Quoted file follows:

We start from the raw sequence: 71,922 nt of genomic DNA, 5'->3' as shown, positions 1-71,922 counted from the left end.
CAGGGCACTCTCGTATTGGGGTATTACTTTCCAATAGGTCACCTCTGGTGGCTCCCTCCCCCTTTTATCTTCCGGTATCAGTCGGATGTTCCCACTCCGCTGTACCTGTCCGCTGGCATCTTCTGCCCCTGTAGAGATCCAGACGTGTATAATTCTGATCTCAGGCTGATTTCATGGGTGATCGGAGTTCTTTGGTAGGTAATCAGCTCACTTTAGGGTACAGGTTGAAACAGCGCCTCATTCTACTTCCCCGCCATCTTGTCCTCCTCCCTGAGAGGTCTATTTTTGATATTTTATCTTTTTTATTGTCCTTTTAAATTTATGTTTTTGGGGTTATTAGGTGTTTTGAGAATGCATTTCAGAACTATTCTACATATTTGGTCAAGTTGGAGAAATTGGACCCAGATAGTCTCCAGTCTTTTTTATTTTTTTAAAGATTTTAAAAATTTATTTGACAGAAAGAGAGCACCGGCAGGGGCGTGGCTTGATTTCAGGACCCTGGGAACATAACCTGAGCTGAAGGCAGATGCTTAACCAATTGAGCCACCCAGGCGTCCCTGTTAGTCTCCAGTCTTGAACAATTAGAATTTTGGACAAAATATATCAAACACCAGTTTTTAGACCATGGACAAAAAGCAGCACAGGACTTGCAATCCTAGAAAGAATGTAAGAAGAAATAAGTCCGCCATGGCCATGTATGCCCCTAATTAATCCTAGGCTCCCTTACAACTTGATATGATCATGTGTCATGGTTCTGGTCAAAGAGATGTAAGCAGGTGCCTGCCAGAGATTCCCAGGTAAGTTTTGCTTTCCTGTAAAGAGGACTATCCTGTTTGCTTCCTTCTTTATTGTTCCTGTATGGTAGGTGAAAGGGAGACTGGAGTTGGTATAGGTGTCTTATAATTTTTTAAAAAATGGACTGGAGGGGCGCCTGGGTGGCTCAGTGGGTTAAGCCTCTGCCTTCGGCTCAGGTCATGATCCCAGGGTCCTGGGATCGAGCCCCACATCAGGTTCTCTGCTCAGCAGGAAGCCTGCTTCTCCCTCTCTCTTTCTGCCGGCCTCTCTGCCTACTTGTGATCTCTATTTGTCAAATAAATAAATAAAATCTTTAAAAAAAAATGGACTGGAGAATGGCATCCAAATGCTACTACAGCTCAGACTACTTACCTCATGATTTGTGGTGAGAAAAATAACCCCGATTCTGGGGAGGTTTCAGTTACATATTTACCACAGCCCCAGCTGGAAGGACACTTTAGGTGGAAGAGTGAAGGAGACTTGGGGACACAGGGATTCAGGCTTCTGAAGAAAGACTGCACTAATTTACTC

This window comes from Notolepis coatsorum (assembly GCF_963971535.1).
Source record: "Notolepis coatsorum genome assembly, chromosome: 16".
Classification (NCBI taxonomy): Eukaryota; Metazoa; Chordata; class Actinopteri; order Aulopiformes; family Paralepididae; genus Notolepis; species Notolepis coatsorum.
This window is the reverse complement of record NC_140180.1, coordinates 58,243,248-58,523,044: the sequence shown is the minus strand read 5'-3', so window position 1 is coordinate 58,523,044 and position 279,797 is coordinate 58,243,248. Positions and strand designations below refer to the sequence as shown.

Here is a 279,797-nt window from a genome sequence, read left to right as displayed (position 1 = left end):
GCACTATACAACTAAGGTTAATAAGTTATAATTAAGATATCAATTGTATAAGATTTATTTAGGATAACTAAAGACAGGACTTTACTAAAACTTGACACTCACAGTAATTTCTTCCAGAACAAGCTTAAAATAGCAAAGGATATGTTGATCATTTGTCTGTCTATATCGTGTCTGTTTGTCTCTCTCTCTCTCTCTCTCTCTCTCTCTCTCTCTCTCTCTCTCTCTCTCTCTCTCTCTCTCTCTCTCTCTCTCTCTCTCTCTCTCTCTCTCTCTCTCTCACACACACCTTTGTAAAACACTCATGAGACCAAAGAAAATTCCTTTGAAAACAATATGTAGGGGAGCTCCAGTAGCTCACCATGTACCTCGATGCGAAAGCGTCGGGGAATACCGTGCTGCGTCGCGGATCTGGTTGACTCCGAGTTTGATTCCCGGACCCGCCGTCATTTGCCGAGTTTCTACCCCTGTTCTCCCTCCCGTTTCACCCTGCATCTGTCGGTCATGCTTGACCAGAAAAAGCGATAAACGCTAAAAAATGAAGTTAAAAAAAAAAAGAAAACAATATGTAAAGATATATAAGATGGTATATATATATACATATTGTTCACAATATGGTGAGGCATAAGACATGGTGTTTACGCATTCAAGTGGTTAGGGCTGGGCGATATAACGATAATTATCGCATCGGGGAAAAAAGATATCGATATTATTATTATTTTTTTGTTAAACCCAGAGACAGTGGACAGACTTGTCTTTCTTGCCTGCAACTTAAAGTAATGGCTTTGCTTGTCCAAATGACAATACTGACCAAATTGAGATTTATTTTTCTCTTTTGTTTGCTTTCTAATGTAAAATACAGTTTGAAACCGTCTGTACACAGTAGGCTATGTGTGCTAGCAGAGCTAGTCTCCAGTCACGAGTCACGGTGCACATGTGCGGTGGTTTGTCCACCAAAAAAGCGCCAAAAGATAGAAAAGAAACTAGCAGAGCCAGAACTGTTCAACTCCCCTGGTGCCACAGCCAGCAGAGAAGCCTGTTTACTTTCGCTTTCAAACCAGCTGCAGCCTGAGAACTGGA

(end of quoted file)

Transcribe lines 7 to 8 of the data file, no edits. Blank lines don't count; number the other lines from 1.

Here is a 279,797-nt window from a genome sequence, read left to right as displayed (position 1 = left end):
GCACTATACAACTAAGGTTAATAAGTTATAATTAAGATATCAATTGTATAAGATTTATTTAGGATAACTAAAGACAGGACTTTACTAAAACTTGACACTCACAGTAATTTCTTCCAGAACAAGCTTAAAATAGCAAAGGATATGTTGATCATTTGTCTGTCTATATCGTGTCTGTTTGTCTCTCTCTCTCTCTCTCTCTCTCTCTCTCTCTCTCTCTCTCTCTCTCTCTCTCTCTCTCTCTCTCTCTCTCTCTCTCTCTCTCTCTCTCTCTCTCTCTCACACACACCTTTGTAAAACACTCATGAGACCAAAGAAAATTCCTTTGAAAACAATATGTAGGGGAGCTCCAGTAGCTCACCATGTACCTCGATGCGAAAGCGTCGGGGAATACCGTGCTGCGTCGCGGATCTGGTTGACTCCGAGTTTGATTCCCGGACCCGCCGTCATTTGCCGAGTTTCTACCCCTGTTCTCCCTCCCGTTTCACCCTGCATCTGTCGGTCATGCTTGACCAGAAAAAGCGATAAACGCTAAAAAATGAAGTTAAAAAAAAAAAGAAAACAATATGTAAAGATATATAAGATGGTATATATATATACATATTGTTCACAATATGGTGAGGCATAAGACATGGTGTTTACGCATTCAAGTGGTTAGGGCTGGGCGATATAACGATAATTATCGCATCGGGGAAAAAAGATATCGATATTATTATTATTTTTTTGTTAAACCCAGAGACAGTGGACAGACTTGTCTTTCTTGCCTGCAACTTAAAGTAATGGCTTTGCTTGTCCAAATGACAATACTGACCAAATTGAGATTTATTTTTCTCTTTTGTTTGCTTTCTAATGTAAAATACAGTTTGAAACCGTCTGTACACAGTAGGCTATGTGTGCTAGCAGAGCTAGTCTCCAGTCACGAGTCACGGTGCACATGTGCGGTGGTTTGTCCACCAAAAAAGCGCCAAAAGATAGAAAAGAAACTAGCAGAGCCAGAACTGTTCAACTCCCCTGGTGCCACAGCCAGCAGAGAAGCCTGTTTACTTTCGCTTTCAAACCAGCTGCAGCCTGAGAACTGGA